A: Yes, I am currently involved in two. One project is at the Courage Center in collaboration with my colleague, Matthew Sanford. The Courage Center wants to become the first mind-body-based rehab center in the country. We've completed a two-year study, which was an organizational change study that I designed, meaning the subjects were the employees. By empowering them with a richer mind-body relationship with themselves, it transformed many aspects of care and HR dimensions in the organization.

The second project is again with Matt Sanford, and this time we're in collaboration with Dr. Barry Komisaruk, PhD, assistant dean of Psychology at Rutgers University.

We're trying to identify the extra-cordal pathway, which Matt utilizes to sense his balance and position that allows him to do things other complete T4 paraplegics can't.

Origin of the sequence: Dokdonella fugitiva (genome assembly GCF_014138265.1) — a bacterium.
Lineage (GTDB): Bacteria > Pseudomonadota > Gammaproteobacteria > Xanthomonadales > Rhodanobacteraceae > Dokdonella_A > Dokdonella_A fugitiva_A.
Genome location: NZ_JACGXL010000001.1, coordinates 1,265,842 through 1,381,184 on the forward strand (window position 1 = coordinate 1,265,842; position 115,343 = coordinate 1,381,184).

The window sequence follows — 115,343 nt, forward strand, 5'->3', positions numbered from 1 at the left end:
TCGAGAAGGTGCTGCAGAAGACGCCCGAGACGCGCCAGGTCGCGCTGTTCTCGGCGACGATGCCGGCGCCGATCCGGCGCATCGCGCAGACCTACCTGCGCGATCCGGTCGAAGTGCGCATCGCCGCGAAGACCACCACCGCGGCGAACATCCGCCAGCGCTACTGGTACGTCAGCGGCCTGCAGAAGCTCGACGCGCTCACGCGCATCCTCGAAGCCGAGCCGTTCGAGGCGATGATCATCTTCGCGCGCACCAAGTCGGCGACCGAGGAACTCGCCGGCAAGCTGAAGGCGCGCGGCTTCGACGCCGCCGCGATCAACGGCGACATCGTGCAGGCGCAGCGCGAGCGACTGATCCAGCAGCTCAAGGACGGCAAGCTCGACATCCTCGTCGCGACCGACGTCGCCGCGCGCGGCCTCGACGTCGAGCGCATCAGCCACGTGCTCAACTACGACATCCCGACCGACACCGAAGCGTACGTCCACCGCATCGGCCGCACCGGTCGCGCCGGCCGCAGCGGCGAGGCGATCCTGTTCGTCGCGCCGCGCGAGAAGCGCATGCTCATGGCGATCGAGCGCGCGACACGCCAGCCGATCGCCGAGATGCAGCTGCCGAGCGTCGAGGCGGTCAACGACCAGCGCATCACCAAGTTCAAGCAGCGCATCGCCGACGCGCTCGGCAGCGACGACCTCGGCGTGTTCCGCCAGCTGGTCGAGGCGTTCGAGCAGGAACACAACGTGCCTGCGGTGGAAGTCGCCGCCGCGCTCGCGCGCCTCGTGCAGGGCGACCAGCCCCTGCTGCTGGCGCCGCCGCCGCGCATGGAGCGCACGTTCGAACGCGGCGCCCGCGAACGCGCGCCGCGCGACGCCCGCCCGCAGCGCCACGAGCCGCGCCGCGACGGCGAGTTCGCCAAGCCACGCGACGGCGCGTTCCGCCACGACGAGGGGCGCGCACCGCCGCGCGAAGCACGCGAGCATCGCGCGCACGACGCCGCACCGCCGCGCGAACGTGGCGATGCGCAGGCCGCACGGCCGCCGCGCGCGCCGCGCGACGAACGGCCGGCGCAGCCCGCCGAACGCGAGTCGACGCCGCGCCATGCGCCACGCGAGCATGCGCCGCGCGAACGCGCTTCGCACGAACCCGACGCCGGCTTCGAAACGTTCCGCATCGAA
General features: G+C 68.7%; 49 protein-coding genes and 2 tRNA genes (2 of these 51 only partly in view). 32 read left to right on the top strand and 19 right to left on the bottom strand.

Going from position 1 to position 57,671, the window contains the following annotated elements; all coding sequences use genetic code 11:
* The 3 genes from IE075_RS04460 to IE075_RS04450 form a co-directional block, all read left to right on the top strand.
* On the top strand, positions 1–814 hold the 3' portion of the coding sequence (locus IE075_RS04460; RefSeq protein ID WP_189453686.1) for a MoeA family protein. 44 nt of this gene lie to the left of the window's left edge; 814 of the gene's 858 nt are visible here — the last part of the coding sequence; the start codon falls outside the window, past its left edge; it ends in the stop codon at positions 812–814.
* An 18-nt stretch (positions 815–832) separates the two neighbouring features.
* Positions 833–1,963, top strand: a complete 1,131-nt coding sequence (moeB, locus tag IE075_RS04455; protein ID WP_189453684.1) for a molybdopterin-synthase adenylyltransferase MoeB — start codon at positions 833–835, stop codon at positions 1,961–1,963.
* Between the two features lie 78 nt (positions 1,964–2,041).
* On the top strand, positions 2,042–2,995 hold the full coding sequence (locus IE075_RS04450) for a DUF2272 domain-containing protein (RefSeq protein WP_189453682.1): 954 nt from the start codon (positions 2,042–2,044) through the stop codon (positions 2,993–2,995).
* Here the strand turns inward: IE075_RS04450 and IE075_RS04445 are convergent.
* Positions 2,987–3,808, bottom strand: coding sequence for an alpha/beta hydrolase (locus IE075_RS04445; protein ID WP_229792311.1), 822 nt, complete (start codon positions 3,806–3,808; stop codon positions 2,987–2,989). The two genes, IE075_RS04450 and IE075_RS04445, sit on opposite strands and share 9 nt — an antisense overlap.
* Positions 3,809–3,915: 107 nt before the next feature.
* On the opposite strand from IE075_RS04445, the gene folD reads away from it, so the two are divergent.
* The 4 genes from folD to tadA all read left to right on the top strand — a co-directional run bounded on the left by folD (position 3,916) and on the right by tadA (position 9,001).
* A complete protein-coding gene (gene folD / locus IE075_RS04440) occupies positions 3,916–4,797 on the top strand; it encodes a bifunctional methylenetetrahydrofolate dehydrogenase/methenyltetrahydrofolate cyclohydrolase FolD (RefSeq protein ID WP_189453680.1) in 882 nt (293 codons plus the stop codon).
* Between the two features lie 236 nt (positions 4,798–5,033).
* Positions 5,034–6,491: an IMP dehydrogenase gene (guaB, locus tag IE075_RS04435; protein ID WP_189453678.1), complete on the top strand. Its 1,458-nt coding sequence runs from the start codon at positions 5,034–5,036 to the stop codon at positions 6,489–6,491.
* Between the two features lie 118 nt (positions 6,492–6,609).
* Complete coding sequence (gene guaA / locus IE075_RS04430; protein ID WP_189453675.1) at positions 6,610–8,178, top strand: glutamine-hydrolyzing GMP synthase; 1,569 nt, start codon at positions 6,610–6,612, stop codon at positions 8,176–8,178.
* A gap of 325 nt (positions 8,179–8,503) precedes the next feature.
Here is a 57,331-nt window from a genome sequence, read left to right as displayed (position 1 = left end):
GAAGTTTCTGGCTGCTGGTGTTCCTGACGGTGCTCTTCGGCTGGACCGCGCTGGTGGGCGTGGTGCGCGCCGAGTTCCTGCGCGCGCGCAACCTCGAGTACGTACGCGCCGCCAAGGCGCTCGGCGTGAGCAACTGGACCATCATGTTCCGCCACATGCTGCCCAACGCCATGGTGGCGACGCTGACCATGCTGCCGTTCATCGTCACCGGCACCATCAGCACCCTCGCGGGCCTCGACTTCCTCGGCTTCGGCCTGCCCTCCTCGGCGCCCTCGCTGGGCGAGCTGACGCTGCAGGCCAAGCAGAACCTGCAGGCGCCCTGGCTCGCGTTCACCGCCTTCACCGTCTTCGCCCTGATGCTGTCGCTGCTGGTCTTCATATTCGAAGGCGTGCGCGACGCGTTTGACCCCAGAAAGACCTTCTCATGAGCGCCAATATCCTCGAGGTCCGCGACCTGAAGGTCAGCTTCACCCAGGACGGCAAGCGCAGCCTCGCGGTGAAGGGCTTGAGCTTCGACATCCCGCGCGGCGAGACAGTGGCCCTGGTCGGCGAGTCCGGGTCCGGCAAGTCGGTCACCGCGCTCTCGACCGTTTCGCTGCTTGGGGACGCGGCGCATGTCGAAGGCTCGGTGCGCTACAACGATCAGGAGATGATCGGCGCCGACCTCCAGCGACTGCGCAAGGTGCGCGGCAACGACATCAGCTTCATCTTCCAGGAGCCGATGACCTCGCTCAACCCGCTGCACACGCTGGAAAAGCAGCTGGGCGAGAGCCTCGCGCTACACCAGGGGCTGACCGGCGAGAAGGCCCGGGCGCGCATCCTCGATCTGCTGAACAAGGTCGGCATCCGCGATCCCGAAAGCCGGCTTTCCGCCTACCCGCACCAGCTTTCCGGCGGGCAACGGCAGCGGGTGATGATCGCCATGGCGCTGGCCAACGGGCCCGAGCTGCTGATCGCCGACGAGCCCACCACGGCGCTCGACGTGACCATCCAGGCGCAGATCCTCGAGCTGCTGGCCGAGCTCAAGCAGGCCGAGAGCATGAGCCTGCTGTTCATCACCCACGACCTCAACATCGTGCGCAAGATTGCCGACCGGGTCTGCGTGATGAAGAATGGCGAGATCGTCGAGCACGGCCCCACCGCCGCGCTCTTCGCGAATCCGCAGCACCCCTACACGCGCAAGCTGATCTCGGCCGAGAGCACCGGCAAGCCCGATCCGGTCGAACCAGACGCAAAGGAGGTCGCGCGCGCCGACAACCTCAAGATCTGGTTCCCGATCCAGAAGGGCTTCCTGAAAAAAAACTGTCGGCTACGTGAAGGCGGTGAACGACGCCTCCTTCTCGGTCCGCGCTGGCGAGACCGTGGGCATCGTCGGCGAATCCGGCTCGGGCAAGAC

Q: What are you worried about when it comes to the physical therapy profession?

A: The great concern I have is the belief that various systems forces seem to cause many PTs to compromise their spirit by working in situations that limit or prohibit them from practicing with any creativity. This situation is not sustainable long-term and requires individuals to reassess and act responsibly to change their local environment.

We are the system, it isn't "other than us," and when we begin to act like we are the system, change will occur. To blame insurers, physician-owned practices, or patients, is missing the mark.